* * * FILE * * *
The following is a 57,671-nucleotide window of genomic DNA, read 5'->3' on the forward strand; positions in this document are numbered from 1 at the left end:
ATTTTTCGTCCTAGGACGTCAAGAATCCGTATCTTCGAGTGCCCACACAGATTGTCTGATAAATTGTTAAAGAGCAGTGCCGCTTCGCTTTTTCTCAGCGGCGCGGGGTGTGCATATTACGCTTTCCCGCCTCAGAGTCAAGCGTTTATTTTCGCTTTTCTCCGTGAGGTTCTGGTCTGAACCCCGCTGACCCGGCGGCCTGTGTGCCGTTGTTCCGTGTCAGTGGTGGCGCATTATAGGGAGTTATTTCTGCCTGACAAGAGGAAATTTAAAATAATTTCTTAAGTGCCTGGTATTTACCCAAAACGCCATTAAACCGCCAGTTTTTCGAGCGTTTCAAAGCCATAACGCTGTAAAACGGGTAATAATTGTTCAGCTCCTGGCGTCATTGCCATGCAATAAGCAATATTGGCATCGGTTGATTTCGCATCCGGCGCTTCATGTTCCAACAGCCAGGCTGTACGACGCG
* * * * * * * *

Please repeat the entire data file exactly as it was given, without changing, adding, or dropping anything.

The following is a 57,671-nucleotide window of genomic DNA, read 5'->3' on the forward strand; positions in this document are numbered from 1 at the left end:
ATTTTTCGTCCTAGGACGTCAAGAATCCGTATCTTCGAGTGCCCACACAGATTGTCTGATAAATTGTTAAAGAGCAGTGCCGCTTCGCTTTTTCTCAGCGGCGCGGGGTGTGCATATTACGCTTTCCCGCCTCAGAGTCAAGCGTTTATTTTCGCTTTTCTCCGTGAGGTTCTGGTCTGAACCCCGCTGACCCGGCGGCCTGTGTGCCGTTGTTCCGTGTCAGTGGTGGCGCATTATAGGGAGTTATTTCTGCCTGACAAGAGGAAATTTAAAATAATTTCTTAAGTGCCTGGTATTTACCCAAAACGCCATTAAACCGCCAGTTTTTCGAGCGTTTCAAAGCCATAACGCTGTAAAACGGGTAATAATTGTTCAGCTCCTGGCGTCATTGCCATGCAATAAGCAATATTGGCATCGGTTGATTTCGCATCCGGCGCTTCATGTTCCAACAGCCAGGCTGTACGACGCG